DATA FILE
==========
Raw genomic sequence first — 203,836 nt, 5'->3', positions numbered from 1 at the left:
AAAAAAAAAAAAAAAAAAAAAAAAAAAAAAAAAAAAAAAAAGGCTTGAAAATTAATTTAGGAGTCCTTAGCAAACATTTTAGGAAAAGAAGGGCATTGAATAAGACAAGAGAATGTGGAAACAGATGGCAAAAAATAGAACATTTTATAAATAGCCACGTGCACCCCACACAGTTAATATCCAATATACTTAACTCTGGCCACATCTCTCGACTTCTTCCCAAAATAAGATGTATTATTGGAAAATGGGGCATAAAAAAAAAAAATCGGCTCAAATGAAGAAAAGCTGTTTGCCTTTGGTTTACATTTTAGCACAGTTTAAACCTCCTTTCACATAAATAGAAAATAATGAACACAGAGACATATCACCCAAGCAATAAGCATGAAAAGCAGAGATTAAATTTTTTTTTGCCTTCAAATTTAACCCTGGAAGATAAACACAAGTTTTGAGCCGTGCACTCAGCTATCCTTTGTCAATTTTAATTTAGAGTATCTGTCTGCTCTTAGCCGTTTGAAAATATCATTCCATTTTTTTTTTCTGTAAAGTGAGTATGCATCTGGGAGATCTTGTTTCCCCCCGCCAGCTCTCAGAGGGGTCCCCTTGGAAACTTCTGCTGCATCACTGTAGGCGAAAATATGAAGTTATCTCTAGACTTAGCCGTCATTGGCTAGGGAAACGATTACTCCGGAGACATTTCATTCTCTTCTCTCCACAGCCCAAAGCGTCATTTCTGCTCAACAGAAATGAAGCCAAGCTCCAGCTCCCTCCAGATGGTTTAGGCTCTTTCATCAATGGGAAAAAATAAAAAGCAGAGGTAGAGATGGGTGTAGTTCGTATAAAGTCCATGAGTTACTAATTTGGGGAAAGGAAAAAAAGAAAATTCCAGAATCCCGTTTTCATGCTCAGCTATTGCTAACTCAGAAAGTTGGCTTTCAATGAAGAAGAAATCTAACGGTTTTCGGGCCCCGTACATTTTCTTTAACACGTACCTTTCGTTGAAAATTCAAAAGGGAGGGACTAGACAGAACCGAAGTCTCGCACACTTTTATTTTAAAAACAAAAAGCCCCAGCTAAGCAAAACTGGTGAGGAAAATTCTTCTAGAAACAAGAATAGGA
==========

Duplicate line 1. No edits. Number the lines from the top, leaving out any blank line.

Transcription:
Raw genomic sequence first — 203,836 nt, 5'->3', positions numbered from 1 at the left: